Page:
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               Listing of interments

Oak Hill Cemetery

 

1887, Main Avenue, looking north

 

1857

Map showing location

 

1865

CHRISTOPH SCHROEDER

Christoph Schroeder, retired undertaker; born in Vorbruck Walsrode, Hanover, February 18, 1817.  He came to America in 1844; located in Cleveland, Ohio, for about one year and half; then he came to Watertown; for a number of years, he worked at the carpenter and joiner business; then he was engaged in business as undertaker for twenty-five years; three years ago he retired from that business.

 

Mr. Schroeder laid out and started Oak Hill Cemetery, and now has charge of it.  He deserves great credit for the judgment displayed in the location and arrangement of this cemetery.

 

He has one of the best constructed family vaults in the country, in which rest the remains of his children, of his mother, Mary Schroeder, and Mary Arntz, his wife’s mother.  In 1843, Mr. Schroeder married Mary Arntz; she was born in Altenboetzen, Hanover, Dec. 15, 1820; they have seven children living:  Teresa (now Mrs. John K(?), of Fond du Lac), Henry, Mena (now Mrs. Frederick Wilkopsky), Sophia (now Mrs. Hermann Rapp), Mary, Ernst and Lena.

 

The History of Jefferson County, Wisconsin,” Chicago:  Western Historical Company, 1879.

 

Cross Reference:  File on Christoph Schroeder  

 

1865

03 23       PETITION FOR GRAVESITES

Common Council Proceedings.  -  A petition to the [Wisconsin] Legislature of D. Hall and others to allow Oak Hill Cemetery to buy new ground and dispose of such parts of the old ground which were not used for burial purposes.   WD

 

1881

 

1888

1888 drawing derived from 1887 photo

          

 

1894

10 10       The Oak Hill Cemetery Association will soon begin platting the north addition of the cemetery.  Eight hundred burial lots will be laid out.

 

1908      THEFT FROM CEMETERIES

06 12       Complaint is being made by the aggrieved parties, that the flowers and decorations upon the graves in the cemeteries in this city are being stolen and carried away by vandals destitute of every sense of honesty and decency.  It hardly seems possible, that there are people in Watertown so lost to an emotion of shame as to enter a cemetery and ghoul-like steal from graves the flowers placed by sorrowing relatives upon the resting place of their departed loved ones.  Such parties ought to be apprehended and an example made of them, that the practice may be discontinued.

 

“O heaven, that such companions

thou ’tdst unfold

And put in every honest

Hand a whip

To lash the rascals naked

Through the world.”

 

1910

06 03       MEMORIAL DAY OBSERVANCE

Decoration Day on Monday was cold and chilly, but this did not prevent a very large turnout of our people at both the afternoon and evening exercises.  The parade in the afternoon to Oak Hill Cemetery was the largest ever witnessed here on a similar occasion.  In the morning details of the G. A. R. Post visited the various cemeteries and decorated the graves of the old soldiers there in.  At 1:30 p.m. the procession outlined below was formed at the corner of Main and North First streets and marched to the grave of O. D. Pease in Oak Hill Cemetery, where services were held according to the ritual of the G.A.R.

 

The afternoon program was as follows:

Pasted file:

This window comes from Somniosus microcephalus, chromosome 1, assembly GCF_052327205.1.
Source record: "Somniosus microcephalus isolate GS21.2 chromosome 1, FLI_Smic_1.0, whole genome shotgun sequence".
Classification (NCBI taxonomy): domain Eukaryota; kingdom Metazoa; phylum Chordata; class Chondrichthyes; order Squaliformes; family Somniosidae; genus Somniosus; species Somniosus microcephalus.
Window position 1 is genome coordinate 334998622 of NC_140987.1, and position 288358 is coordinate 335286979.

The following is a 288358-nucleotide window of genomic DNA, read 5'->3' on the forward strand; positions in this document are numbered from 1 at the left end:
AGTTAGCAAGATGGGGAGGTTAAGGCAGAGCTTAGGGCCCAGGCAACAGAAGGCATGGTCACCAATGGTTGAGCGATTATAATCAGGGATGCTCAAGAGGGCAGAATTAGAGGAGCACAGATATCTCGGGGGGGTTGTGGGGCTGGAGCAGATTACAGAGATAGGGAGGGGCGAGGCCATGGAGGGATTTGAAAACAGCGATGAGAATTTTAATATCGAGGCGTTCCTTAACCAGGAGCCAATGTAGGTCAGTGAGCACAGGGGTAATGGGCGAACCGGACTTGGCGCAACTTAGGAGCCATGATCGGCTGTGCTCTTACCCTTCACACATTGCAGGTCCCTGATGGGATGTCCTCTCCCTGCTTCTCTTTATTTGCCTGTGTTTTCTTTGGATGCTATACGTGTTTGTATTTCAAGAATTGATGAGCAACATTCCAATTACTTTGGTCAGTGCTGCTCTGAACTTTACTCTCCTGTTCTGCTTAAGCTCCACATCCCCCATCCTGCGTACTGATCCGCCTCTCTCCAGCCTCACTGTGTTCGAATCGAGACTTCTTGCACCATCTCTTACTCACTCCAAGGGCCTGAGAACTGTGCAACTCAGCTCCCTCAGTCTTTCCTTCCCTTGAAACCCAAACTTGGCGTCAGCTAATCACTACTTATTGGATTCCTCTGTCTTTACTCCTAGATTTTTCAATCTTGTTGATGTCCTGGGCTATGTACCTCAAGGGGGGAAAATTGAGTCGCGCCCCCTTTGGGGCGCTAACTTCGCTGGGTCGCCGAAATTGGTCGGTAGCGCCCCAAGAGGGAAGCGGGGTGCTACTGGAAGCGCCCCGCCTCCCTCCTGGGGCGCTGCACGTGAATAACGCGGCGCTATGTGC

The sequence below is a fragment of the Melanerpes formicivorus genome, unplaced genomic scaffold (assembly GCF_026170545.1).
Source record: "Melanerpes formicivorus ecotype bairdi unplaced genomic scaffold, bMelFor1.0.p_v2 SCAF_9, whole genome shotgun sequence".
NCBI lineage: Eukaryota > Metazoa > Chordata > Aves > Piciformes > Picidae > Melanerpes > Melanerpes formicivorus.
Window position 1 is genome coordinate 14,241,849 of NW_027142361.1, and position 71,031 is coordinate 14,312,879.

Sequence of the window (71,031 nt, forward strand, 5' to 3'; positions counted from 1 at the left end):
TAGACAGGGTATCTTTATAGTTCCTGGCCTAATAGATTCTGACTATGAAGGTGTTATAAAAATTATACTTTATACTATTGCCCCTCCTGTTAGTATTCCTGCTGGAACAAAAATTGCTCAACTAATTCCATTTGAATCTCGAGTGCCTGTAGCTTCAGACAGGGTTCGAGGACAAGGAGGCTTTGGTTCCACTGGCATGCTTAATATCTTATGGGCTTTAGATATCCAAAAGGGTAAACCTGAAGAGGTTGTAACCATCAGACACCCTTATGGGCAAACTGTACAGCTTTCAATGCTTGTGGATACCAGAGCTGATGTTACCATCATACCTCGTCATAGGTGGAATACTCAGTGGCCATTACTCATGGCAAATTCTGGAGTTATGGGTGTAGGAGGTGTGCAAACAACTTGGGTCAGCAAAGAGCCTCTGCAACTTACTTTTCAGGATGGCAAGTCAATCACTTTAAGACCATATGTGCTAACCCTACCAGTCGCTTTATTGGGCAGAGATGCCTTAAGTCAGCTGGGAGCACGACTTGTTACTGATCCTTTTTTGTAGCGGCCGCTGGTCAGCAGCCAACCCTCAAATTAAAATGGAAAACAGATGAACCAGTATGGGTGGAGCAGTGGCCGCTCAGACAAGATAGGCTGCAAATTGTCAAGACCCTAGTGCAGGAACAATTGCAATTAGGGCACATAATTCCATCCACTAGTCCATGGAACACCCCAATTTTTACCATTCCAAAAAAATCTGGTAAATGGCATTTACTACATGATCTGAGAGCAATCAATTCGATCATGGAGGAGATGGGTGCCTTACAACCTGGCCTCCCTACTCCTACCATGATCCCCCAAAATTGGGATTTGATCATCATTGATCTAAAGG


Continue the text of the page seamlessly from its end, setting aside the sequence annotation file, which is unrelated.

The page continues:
Marshal of the Day and Aides

Northwestern University Band

Northwestern Cadets and Students

Public Schools

Parochial Schools

Mayor, Hon. F. E. McGovern and Reception Committee in Carriage

Imperial Band

Commander of O. D. Pease Post and Committee of G.A.R.

Deutscher Krieger Verein

O. D. Pease Post No. 94, G.A.R.

Older G.A.R. Veterans in Conveyance

Children in Carriages to Decorate the Graves of Mr. and Mrs. Robert E. Lewis

Watertown Military Band

Common Council in Carriages

Board of Education in Carriages

Committees in Carriages

Woman's Relief Corps in Conveyance

Citizens in Carriages

 

Arriving at the tower in the cemetery, the head of the column halted,  open order, and presented  arms while the Grand Army Post passed through to music of fife and drum to the grave of the late Comrade O. D. Pease, where services according to the G.A.R. ritual were held as follows . . .    WG

 

1912      WATER SUPPLY FOR CEMETERY

03 14       Plans for securing a water supply for Oak Hill cemetery were promulgated at a meeting of the cemetery association and it is probable that a petition will be presented to the board of water commissioners with that end in view.  It was the annual meeting and the following officers were elected:

 

President — H. Wertheimer

Secretary — C. H. Jacobi

Treasurer — W. F. Voss

Trustees — H. Wertheimer, D. H. Kusel

Superintendent — Leonard Schempf

The other trustees are W. F. Voss, W. A. Beuhaus, A. Solliday, Leonard Schempf.   WG

 

1959

04 04       REQUEST TO CITY FOR FINANCIAL ASSISTANCE

The Oak Hill Cemetery Association of Watertown has sent a letter to the city council seeking financial assistance in the operation of the cemetery.  The first step indicated is a meeting of association representatives with members of the city council, city manager, and city attorney to discuss the issues.  Under present law the city cannot render any financial assistance to an organization such as the Oak Hill Cemetery Association.  It can be done by fourth class cities but not by the cities of the third class or above, according to City Manager C. C. Congdon.   WDT

 

1964

07 05       LAND FOR PROPOSED NEW JUNIOR HIGH SCHOOL